What rock fans can do in the Pannonian expanse of Nova Rock, fans of classical music have long been able to do: Despite all the thunderstorms in the run-up, according to the organizers, 55,000 visitors gathered for Schönbrunn Palace on Thursday evening followed by the Vienna Philharmonic via a French evening. And the pseudo-Andalusian sounds of “Carmen” and Co ensured dry weather. In the end, “Vienna Blood” by Johann Strauss was the only liquid of the evening.
The only thing that cast one – or rather several – shadows on the event were the dancers of the youth company of the Staatsballet, who were projected as “shadow creatures” on the facade of Schönbrunn.
During the 20th edition of the classical event, Yannick Nézet-Séguin managed to make his personal summer evening concert debut between Strauss’ “Blut” and Ravel’s “Bolero” on stage, dry and confident.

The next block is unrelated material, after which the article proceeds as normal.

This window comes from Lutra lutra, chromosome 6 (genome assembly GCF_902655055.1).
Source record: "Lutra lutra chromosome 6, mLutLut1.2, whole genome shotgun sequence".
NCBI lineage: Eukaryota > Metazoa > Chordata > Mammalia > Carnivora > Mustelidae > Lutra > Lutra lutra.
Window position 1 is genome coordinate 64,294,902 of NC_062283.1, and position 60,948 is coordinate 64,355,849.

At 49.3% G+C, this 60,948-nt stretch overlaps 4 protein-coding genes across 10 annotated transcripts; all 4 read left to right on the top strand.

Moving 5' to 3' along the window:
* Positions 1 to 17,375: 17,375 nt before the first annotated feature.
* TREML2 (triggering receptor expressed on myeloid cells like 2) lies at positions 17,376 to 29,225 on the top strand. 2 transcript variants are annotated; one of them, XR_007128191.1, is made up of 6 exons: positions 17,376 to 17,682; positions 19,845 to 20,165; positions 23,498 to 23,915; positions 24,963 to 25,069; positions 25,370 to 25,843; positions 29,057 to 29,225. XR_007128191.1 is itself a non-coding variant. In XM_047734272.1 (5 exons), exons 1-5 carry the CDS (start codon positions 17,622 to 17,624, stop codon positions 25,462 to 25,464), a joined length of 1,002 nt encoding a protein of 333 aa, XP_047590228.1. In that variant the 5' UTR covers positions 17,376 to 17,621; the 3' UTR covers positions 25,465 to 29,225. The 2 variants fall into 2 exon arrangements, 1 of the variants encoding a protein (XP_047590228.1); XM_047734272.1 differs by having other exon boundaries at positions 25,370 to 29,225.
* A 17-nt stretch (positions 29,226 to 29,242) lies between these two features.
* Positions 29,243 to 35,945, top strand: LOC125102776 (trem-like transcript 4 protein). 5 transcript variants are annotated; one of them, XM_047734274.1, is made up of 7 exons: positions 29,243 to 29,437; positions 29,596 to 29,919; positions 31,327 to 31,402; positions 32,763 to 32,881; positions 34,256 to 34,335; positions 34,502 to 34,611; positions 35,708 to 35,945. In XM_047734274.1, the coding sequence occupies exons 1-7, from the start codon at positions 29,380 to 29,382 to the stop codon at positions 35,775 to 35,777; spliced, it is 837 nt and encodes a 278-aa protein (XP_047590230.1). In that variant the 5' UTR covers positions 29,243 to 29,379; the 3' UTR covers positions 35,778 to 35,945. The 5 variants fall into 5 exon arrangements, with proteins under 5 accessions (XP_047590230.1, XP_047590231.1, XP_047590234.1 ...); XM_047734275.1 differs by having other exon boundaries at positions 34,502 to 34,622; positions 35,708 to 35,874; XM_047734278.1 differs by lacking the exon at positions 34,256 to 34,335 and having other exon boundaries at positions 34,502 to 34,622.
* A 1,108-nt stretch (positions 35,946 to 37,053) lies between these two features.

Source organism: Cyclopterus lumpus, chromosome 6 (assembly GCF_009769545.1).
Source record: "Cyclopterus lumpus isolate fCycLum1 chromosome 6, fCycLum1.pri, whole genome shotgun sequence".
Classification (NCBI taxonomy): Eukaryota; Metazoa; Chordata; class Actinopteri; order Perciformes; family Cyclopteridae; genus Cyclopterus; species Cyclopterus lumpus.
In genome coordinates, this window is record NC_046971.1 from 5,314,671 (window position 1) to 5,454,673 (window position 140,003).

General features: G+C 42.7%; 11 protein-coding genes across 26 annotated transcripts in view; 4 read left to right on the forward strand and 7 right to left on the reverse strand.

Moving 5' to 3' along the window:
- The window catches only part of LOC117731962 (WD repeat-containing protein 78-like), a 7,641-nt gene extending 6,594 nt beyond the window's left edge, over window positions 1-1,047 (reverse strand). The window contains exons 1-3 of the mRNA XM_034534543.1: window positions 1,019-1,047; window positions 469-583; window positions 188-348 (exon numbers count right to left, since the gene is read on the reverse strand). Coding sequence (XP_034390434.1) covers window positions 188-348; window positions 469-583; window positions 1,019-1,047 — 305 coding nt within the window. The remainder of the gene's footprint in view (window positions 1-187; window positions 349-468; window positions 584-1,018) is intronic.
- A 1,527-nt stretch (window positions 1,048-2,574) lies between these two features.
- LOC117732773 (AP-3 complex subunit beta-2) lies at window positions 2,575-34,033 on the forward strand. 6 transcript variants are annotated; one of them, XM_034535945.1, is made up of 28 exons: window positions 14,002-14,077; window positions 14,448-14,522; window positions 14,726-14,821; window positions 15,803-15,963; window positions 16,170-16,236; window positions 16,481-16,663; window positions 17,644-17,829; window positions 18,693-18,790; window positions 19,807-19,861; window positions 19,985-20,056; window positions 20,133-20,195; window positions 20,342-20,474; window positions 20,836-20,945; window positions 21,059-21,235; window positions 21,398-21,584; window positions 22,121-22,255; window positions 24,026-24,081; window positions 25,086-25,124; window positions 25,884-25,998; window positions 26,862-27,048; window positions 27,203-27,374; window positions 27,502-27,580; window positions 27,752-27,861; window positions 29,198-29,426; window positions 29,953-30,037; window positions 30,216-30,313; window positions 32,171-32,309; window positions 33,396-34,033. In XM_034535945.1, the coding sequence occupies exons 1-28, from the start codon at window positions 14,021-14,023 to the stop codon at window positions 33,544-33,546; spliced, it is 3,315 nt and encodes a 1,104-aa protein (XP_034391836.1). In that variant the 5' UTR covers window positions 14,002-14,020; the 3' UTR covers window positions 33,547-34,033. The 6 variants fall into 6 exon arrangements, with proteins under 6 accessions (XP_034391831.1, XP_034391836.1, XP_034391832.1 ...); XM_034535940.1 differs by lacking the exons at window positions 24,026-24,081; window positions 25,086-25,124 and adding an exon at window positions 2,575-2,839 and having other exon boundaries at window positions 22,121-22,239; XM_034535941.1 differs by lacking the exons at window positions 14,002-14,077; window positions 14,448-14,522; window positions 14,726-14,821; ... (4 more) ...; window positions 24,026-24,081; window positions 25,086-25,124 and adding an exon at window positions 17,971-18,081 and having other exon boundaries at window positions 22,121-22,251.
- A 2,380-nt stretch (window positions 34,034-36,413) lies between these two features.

The Philharmoniker and their maestro were assisted by the Latvian mezzo-soprano Elīna Garanča, who demonstrated her versatility in the French repertoire with three arias from Bizet’s “Carmen”, Gounod’s “Sapho” and Saint-Saëns’s “Samson et Dalila”. “Gold is coming out of her throat,” said Philharmoniker board member Daniel Froschauer delighted with the podium colleague.
The gold flowed in front of an audience of millions. After all, the circle of spectators at the summer night concert extends much further than the live guests. After the New Year’s concert, the format broadcast by the ORF on a delay is now the world’s most broadcast classical event, seen in over 80 countries.
The Universal Declaration of Human Rights, which marks the 75th anniversary of its signing, has an even greater impact. On this occasion, the Philharmoniker dedicated Lili Boulanger’s “D’un matin de printemps”, which premiered in 1913, to this anniversary. “We firmly believe that an absolute and full commitment to human rights around the world is more important today than ever,” said Canadian Nézet-Séguin.
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